Hanke criticizes Trump’s “nonsense” rhetoric on trade deficits, instead suggesting that a savings deficiency is the key factor in the decline of American manufacturing. He calls Trump’s stance on trade “misguided and dangerous” and linked it to the lessons learned from Japanese policy in the 1980s. He argues that, without addressing fundamental issues, Trump’s economic policies would increase the trade deficit, triggering a trade war between the US and China.
Gaining Currency: The Rise of the Renminbi
Eswar S. Prasad
Brookings-Tsinghua Center for Public Policy, November 3, 2016
In this event, Prasad discussed some major points in his recent book of the same name. Prasad talked about the history of the RMB, key factors of China’s economic success, and the rise and international implications of its currency. Prasad argued that the RMB would not challenge the dominant status of US dollar any time soon because, unlike other reserve currencies, RMB has not met the prerequisites of being a safe-haven currency, which is favored by investors in the event of financial market turmoil. Prasad stressed the importance of institutional reforms, claiming the Chinese government needs to carefully handle domestic issues.
Stopping North Korea, Inc.: Sanctions Effectiveness and Unintended Consequences
John Park and Jim Walsh
Brookings, November 7, 2016
Park and Walsh discussed some findings from their study of North Korea’s response to sanctions, especially on how it sets up specific agencies to procure materials from overseas. From the interviews of North Korean defectors, Park found that despite tougher sanctions, North Korean officials pay Chinese middlemen higher commission fees in exchange of “outsourcing of logistics by the private Chinese company to other Chinese companies.” In order to make the sanctions work, Walsh suggested that the US should work with China in penalizing North Korea’s economic activities, while focusing on blocking North Korea’s channels for procurement.
The Belt and Road Initiative and the US-China Relationship
The central place of the Belt and Road Initiative (BRI, also known as “One Belt One Road or OBOR”) in China’s economic and foreign policy is clear. How it fits into U.S.-China relations is much less obvious. Does the initiative signify a new level of geopolitical competition, or does it present opportunities for the United States and China to improve their relationship? A survey of common attitudes in the U.S. reveals a deep ambivalence on this question and a general uncertainty about BRI’s broader significance. However, a few clear themes can be identified. By articulating them, perhaps a path forward can become more apparent.
First, American analysts and policymakers constantly raise the issue of standards in Chinese lending and development policy. This is grounded in pragmatic concerns like the environment, but also in worries that China provides a tempting but nonetheless unsustainable alternative to existing lending institutions. The most extreme form of this concern about standards derives from the apprehension that China seeks to create a parallel, illiberal economic or political order that competes with or replaces the so-called liberal international order. BRI raises the profile of this issue of standards at each of these levels.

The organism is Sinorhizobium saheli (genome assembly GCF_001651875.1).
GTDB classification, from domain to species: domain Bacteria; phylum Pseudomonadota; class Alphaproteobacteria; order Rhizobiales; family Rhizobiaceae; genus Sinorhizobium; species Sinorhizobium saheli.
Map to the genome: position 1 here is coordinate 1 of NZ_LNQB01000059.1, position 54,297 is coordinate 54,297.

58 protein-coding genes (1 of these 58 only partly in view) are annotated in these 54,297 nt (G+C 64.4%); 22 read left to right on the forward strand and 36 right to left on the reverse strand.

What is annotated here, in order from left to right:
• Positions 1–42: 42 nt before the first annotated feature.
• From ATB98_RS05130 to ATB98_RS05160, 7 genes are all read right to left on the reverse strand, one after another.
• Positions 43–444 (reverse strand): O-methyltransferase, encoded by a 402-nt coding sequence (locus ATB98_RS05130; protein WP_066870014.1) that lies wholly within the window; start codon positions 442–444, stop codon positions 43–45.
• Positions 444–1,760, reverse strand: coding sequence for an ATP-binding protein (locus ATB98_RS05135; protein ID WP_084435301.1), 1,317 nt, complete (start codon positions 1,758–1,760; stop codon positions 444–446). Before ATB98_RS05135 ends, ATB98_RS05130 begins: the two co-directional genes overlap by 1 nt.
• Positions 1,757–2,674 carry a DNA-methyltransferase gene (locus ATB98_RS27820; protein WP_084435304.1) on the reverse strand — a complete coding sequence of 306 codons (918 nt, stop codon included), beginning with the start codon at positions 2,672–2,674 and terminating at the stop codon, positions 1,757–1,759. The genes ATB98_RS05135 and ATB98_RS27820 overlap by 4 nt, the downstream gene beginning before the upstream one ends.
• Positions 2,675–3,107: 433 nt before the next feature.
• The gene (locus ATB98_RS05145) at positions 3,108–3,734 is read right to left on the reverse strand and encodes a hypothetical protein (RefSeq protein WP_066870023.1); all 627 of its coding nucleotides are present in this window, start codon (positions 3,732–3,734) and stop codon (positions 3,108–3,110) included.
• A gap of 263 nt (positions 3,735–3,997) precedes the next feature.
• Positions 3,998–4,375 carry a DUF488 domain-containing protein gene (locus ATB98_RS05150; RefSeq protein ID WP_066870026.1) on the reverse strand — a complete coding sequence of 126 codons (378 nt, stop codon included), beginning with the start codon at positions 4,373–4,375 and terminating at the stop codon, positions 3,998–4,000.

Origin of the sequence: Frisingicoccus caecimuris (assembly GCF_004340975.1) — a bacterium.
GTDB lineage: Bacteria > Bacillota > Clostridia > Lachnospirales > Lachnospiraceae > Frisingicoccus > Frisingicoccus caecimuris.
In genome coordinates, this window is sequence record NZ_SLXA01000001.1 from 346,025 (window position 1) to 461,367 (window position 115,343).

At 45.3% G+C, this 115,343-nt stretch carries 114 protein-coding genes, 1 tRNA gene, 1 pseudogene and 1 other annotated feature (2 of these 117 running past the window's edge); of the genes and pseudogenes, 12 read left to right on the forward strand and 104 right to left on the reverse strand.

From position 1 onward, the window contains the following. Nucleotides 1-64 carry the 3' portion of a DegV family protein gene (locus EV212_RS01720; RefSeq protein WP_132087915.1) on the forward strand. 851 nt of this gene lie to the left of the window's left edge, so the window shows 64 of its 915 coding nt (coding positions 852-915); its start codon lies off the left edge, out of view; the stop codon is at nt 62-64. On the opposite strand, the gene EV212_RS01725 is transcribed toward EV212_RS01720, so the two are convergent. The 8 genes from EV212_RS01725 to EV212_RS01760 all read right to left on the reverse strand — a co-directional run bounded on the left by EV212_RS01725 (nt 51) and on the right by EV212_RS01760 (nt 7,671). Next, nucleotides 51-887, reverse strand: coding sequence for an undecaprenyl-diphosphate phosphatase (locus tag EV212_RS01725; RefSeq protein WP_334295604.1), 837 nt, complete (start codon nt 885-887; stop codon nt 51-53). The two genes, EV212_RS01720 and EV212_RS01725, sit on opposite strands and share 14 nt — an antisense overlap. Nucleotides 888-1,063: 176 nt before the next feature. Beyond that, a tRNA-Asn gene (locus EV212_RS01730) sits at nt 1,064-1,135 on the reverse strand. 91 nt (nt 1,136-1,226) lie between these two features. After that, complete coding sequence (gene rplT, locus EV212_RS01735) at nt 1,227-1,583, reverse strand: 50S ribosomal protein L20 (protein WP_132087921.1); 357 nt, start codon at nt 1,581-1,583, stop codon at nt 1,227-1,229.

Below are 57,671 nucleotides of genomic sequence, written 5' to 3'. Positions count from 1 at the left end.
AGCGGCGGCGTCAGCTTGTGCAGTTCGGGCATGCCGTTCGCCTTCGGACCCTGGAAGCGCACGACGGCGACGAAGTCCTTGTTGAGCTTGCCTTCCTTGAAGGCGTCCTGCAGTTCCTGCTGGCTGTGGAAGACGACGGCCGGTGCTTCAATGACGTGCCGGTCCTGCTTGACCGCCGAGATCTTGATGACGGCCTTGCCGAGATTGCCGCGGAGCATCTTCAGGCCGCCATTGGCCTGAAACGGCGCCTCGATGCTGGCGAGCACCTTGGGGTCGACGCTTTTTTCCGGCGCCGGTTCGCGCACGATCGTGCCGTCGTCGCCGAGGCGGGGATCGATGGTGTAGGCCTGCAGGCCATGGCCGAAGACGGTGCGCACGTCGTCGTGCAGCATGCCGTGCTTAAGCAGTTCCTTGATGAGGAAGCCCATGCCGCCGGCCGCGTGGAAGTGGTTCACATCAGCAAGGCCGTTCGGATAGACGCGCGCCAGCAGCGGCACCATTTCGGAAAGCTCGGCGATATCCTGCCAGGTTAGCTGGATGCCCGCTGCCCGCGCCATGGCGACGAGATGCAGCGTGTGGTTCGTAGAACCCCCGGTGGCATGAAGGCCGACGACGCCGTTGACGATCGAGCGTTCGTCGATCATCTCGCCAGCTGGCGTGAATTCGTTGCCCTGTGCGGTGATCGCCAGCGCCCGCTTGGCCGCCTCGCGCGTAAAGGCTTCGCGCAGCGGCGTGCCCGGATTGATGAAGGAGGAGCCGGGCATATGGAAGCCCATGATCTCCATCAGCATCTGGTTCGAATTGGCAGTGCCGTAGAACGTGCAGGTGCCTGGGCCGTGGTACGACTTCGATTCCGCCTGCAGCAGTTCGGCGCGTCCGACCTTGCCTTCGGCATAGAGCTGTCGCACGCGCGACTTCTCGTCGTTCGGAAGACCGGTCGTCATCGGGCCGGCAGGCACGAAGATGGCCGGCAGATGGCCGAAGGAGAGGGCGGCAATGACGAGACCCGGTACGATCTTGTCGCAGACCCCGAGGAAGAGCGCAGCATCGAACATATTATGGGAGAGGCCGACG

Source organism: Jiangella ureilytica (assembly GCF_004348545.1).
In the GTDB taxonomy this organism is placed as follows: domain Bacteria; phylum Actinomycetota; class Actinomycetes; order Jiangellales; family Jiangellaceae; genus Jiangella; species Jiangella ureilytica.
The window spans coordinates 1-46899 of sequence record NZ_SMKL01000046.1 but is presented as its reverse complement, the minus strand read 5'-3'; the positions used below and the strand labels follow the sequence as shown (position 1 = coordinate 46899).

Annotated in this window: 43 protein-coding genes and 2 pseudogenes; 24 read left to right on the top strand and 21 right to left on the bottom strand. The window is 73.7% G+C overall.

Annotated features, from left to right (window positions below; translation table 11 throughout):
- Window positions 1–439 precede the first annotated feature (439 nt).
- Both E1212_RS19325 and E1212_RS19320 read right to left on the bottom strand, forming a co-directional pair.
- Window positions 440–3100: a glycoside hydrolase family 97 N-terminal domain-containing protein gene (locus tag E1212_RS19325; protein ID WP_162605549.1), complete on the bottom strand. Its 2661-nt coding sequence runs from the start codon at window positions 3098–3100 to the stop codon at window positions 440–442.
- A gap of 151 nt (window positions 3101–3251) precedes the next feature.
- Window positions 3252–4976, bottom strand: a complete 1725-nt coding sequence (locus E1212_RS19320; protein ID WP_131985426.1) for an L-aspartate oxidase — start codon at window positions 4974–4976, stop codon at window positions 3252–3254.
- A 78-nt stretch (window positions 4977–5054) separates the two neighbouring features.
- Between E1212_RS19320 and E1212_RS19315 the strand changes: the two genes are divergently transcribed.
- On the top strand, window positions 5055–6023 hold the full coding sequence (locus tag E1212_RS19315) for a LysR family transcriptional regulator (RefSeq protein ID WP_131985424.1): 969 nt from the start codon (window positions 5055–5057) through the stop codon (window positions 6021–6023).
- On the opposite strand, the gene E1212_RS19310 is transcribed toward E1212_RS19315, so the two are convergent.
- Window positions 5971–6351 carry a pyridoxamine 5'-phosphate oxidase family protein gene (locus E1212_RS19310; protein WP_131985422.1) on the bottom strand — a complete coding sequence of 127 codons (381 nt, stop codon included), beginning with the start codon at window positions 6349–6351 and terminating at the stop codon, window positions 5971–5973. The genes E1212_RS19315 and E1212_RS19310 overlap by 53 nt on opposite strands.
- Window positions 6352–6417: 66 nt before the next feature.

Second, many American observers of BRI suspect that the initiative is a vehicle for narrow or short-term Chinese interests, or that it isn’t a genuinely far-sighted program for developing “win-win” cooperation. Such responses are often informed by the common Western view that China has a record of self-serving or counterproductive behavior in its economic relations with the developing world.
Finally, geopolitical aspects of the U.S.-China relationship significantly frame interpretations of BRI among many Americans. As China continues along its path toward becoming the world’s largest economy, it is at the same time perceived to be increasingly assertive, more accepting of risks, and more willing to alienate actors like the United States. BRI is naturally examined in light of these real or perceived trends.
Many of these concerns are legitimate and understandable, as they are grounded in a lack of clarity about China’s future direction and its impact on global economic regimes and norms. Indeed, both Chinese and American analysts envision BRI having major geopolitical implications. Regardless of how it is currently viewed by either Chinese or American strategic thinkers, BRI should be seen on both sides as a vital instrument for strengthening habits of cooperation between the two nations.
The current relationship between the United States and China is almost universally described as containing a mix of cooperation and rivalry. Areas of collaboration must provide a counterweight to areas of competition, so both nations have an interest in identifying issues and frameworks that transcend zero-sum geopolitics. In recent years, however, even once positive areas of the bilateral economic relationship have become sources of friction, challenging the assumption that economic interdependence alone can steady the relationship.
One bright spot in this increasingly complicated picture has been the expansion of U.S.-China cooperation to include addressing climate change. Chinese and American leadership in the COP-21 climate agenda has demonstrated the ability of the two nations to engage in positive-sum collaboration to promote a genuine and critical shared interest.
Like climate change cooperation, International sustainable development more broadly has the potential to be a transcending area that serves the interests of China, the United States, and the international community at large. BRI promises to provide global public goods in terms of increased connectivity that can result in improving life in developing countries and opening up economic opportunities for developed ones. The potential secondary benefits include greater international security and bolstered state capacity that follow from development.